I don’t print nylon just for fun. I only use it when I have a certain application or the object requires specific properties. The reason is that nylon is difficult to print. It is sensitive to moisture, tends to warp and needs a steady print chamber temperature.
Additionally, nylon becomes easier to print when you increase the layer height. The sweet spot often lies between 200 – 300 Microns. So you probably don’t want to print aesthetically pleasing objects with nylon. The complexity of the object is also something to keep in mind. When you need a lot of support it can be really difficult to remove later on.
Before you start testing with nylon on the 3D45, please make sure:
1) to print with Dremels own brand nylon (you can use 3rd party filament but it’s easiest to start with their own brand)
2) test with a freshly opened spool (takes away the ‘failed due moisture’ element)
3) your 3D model doesn’t have any errors
Regarding point 2: in case there’s too much moisture in the filament, put it in an oven for two hours (140 °F / 60 °C).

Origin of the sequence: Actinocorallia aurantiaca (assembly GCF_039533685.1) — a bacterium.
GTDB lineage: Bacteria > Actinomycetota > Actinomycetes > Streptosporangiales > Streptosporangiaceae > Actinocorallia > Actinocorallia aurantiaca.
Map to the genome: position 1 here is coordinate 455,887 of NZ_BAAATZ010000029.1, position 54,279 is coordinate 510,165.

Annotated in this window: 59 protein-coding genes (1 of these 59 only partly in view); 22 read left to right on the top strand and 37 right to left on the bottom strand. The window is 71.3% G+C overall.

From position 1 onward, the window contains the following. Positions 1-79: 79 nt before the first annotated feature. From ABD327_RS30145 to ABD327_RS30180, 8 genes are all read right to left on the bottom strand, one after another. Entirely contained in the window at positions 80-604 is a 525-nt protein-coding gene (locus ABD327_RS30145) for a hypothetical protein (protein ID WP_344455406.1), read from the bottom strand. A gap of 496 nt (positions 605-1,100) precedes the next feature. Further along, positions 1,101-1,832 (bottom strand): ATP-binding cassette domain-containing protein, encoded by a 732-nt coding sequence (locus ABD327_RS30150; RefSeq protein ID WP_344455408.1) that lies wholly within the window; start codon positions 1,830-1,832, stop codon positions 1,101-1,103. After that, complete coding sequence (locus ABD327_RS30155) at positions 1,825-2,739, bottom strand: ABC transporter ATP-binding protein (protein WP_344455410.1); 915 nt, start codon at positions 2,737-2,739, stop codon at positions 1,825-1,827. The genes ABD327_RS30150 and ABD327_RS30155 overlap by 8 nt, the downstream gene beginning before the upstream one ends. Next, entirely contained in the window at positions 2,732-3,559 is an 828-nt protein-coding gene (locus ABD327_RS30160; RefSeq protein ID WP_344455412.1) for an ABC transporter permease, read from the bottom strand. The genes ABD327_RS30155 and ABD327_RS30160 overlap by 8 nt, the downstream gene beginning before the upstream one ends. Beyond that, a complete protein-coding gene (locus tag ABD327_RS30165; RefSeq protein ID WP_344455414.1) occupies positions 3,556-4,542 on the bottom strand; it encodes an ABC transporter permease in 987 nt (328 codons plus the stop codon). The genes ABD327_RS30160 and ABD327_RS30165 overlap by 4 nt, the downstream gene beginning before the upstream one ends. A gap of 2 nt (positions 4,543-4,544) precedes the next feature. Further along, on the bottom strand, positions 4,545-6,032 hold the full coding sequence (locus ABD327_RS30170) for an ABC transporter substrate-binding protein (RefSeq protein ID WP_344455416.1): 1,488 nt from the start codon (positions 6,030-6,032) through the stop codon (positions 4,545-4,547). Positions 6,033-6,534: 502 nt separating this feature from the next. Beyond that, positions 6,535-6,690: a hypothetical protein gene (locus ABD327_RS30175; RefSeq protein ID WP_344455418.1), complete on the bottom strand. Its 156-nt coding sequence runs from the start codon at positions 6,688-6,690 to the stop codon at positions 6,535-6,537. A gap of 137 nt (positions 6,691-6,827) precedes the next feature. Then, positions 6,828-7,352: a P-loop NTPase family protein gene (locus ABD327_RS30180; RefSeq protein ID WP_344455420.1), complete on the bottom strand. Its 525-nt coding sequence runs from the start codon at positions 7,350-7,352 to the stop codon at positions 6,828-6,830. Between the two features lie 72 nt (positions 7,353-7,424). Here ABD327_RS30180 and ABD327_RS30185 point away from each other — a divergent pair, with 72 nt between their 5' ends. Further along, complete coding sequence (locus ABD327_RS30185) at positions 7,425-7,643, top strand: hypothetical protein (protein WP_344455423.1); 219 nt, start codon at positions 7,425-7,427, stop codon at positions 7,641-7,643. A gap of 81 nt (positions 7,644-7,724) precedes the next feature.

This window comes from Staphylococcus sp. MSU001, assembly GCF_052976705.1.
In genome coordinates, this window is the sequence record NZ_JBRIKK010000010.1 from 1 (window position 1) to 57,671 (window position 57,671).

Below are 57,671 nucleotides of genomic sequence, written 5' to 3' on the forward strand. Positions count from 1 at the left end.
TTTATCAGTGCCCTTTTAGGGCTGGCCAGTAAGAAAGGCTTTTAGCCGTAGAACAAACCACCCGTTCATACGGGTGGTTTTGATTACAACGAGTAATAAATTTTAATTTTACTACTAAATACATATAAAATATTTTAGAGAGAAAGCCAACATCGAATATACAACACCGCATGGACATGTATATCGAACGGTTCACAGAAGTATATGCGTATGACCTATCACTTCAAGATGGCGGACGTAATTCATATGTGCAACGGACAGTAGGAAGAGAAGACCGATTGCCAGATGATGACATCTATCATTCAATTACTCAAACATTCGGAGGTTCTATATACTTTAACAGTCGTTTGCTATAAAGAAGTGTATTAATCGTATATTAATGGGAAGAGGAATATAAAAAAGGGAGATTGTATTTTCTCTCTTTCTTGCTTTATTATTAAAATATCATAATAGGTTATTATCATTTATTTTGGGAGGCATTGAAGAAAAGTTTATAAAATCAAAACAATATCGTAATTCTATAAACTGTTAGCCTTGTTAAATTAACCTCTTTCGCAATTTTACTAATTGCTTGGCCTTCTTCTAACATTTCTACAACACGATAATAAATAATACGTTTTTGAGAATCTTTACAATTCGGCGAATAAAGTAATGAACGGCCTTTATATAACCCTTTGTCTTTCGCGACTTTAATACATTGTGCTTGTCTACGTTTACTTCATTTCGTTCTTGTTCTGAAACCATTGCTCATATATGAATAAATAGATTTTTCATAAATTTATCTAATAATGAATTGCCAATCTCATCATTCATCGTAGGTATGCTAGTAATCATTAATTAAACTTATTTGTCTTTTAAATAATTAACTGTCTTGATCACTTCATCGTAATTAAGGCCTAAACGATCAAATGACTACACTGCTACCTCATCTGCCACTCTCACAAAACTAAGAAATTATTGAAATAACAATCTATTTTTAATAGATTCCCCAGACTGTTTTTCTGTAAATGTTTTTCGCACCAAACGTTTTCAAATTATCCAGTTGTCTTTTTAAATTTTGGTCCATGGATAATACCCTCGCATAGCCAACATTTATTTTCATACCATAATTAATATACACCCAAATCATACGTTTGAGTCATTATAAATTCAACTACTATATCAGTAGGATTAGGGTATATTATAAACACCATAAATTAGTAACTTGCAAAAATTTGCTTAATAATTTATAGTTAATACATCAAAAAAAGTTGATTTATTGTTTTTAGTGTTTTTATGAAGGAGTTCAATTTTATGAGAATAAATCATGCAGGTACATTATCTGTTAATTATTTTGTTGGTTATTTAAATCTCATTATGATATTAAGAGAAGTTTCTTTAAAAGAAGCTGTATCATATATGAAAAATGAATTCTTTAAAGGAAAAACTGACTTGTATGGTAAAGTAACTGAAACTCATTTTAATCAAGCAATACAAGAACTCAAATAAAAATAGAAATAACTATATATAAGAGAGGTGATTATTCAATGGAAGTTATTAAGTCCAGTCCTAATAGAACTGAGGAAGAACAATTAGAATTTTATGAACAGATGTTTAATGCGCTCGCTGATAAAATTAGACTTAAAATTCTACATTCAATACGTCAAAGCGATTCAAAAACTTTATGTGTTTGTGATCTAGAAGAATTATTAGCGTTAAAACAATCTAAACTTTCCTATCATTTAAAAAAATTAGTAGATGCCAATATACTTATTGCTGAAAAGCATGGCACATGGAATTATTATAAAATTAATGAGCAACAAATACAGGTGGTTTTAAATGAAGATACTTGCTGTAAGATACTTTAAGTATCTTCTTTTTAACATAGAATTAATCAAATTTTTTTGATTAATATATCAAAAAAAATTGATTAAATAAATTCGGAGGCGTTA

Point 3 sounds logical, but it can happen that you blame the filament or printer for a bad print result but that the actual reason is an error in your 3D model.
I have deviated a bit from Dremel’s default nylon settings and used the following print settings:
- extruder temperature: 518 °F / 270 °C
- bed temperature: 212 °F / 100 °C
- speed: Approx. 50 mm/s
- fan: 10%
- infill: 80% (I prefer to use between 40% – 80% for functional parts)
- layer height: 300 Microns
- adhesion: Brim (12 lines) plus Dimafix spray
You can twist it, bend it in every direction but it’s impossible to break.
- extruder temperature: 437 °F / 225 °C
- bed temperature: 113 °F / 45 °C
- speed: Approx. 60 mm/s
- infill: 60%
- layer height: 200 Microns
- adhesion: Dimafix spray
Dremel 3D45 pros
- Easy and safe to use
- Prints nylon
- Versatile cloud print management software
Dremel 3D45 cons
- No nozzle cleaning mechanism
- Not all Cura features (priming tower) seem to be available
- Not the best touch screen
The 3D45 gave me the best nylon print results I’ve ever had with an FFF/ FDM desktop 3D printer. Considering its price point it’s one of the best choices on the professional side of the market. The hardware is good but the collaboration with 3DPrinterOS is what truly makes this printer the perfect choice for schools, maker spaces and print farms.